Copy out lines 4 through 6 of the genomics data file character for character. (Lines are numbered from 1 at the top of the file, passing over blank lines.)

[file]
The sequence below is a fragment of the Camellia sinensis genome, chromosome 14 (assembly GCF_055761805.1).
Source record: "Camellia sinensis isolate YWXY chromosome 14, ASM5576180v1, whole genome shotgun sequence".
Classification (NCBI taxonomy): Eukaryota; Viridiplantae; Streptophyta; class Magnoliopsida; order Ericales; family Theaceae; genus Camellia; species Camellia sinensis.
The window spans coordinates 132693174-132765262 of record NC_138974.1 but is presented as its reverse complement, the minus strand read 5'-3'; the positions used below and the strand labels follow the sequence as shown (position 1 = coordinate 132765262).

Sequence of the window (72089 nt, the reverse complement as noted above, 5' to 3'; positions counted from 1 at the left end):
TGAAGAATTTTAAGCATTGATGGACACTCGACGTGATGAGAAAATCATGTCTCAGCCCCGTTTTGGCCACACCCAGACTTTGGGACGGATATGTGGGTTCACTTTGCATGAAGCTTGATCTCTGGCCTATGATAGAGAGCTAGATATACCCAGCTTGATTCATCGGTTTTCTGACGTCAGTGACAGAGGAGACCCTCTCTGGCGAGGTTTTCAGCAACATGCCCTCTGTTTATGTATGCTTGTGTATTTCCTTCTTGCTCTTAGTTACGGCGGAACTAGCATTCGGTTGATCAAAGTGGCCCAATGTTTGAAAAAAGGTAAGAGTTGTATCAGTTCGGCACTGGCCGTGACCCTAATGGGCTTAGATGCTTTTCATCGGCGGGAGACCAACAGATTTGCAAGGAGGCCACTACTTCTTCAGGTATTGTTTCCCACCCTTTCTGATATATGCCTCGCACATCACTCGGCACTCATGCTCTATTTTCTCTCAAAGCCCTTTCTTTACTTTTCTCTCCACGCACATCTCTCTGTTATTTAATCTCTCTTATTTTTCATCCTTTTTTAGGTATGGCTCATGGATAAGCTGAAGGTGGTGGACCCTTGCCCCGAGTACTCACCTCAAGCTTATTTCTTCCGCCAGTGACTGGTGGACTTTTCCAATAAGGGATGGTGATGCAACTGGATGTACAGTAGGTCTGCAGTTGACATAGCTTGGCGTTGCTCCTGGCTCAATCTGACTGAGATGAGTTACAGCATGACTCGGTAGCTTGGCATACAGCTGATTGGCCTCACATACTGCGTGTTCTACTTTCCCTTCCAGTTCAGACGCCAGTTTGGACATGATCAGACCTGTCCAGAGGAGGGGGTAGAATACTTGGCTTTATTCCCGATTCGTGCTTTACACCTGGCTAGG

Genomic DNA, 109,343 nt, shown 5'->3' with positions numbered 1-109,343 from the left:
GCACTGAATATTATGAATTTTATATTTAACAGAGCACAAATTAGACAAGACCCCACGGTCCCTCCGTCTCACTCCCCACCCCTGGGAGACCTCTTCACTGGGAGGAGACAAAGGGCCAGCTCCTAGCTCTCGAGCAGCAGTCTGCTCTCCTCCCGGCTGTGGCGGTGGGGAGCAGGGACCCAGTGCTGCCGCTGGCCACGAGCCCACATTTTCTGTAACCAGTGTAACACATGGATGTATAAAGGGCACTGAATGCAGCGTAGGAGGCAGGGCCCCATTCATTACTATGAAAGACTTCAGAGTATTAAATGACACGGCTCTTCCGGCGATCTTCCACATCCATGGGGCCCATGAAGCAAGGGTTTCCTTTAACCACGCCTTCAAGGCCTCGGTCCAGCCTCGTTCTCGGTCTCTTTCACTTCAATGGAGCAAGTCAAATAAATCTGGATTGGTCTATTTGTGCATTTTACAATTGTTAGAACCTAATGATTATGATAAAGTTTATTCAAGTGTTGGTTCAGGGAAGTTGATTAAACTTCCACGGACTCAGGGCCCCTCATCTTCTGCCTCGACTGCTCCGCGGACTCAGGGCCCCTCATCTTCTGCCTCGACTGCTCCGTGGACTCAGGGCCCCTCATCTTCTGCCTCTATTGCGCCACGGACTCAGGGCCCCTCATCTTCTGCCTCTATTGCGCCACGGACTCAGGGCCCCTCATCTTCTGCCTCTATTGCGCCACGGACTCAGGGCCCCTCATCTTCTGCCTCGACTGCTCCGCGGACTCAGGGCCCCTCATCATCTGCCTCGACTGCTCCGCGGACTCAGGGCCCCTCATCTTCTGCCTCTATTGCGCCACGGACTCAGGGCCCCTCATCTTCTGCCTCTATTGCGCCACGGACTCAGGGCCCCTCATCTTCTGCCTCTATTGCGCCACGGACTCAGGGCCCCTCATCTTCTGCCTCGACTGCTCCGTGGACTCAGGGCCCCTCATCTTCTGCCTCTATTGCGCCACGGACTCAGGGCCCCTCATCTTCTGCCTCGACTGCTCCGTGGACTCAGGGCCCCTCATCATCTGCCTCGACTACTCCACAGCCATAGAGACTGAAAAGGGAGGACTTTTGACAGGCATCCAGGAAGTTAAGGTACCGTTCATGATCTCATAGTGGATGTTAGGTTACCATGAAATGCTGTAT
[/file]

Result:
The window spans coordinates 132693174-132765262 of record NC_138974.1 but is presented as its reverse complement, the minus strand read 5'-3'; the positions used below and the strand labels follow the sequence as shown (position 1 = coordinate 132765262).

Sequence of the window (72089 nt, the reverse complement as noted above, 5' to 3'; positions counted from 1 at the left end):
TGAAGAATTTTAAGCATTGATGGACACTCGACGTGATGAGAAAATCATGTCTCAGCCCCGTTTTGGCCACACCCAGACTTTGGGACGGATATGTGGGTTCACTTTGCATGAAGCTTGATCTCTGGCCTATGATAGAGAGCTAGATATACCCAGCTTGATTCATCGGTTTTCTGACGTCAGTGACAGAGGAGACCCTCTCTGGCGAGGTTTTCAGCAACATGCCCTCTGTTTATGTATGCTTGTGTATTTCCTTCTTGCTCTTAGTTACGGCGGAACTAGCATTCGGTTGATCAAAGTGGCCCAATGTTTGAAAAAAGGTAAGAGTTGTATCAGTTCGGCACTGGCCGTGACCCTAATGGGCTTAGATGCTTTTCATCGGCGGGAGACCAACAGATTTGCAAGGAGGCCACTACTTCTTCAGGTATTGTTTCCCACCCTTTCTGATATATGCCTCGCACATCACTCGGCACTCATGCTCTATTTTCTCTCAAAGCCCTTTCTTTACTTTTCTCTCCACGCACATCTCTCTGTTATTTAATCTCTCTTATTTTTCATCCTTTTTTAGGTATGGCTCATGGATAAGCTGAAGGTGGTGGACCCTTGCCCCGAGTACTCACCTCAAGCTTATTTCTTCCGCCAGTGACTGGTGGACTTTTCCAATAAGGGATGGTGATGCAACTGGATGTACAGTAGGTCTGCAGTTGACATAGCTTGGCGTTGCTCCTGGCTCAATCTGACTGAGATGAGTTACAGCATGACTCGGTAGCTTGGCATACAGCTGATTGGCCTCACATACTGCGTGTTCTACTTTCCCTTCCAGTTCAGACGCCAGTTTGGACATGATCAGACCTGTCCAGAGGAGGGGGTAGAATACTTGGCTTTATTCCCGATTCGTGCTTTACACCTGGCTAGG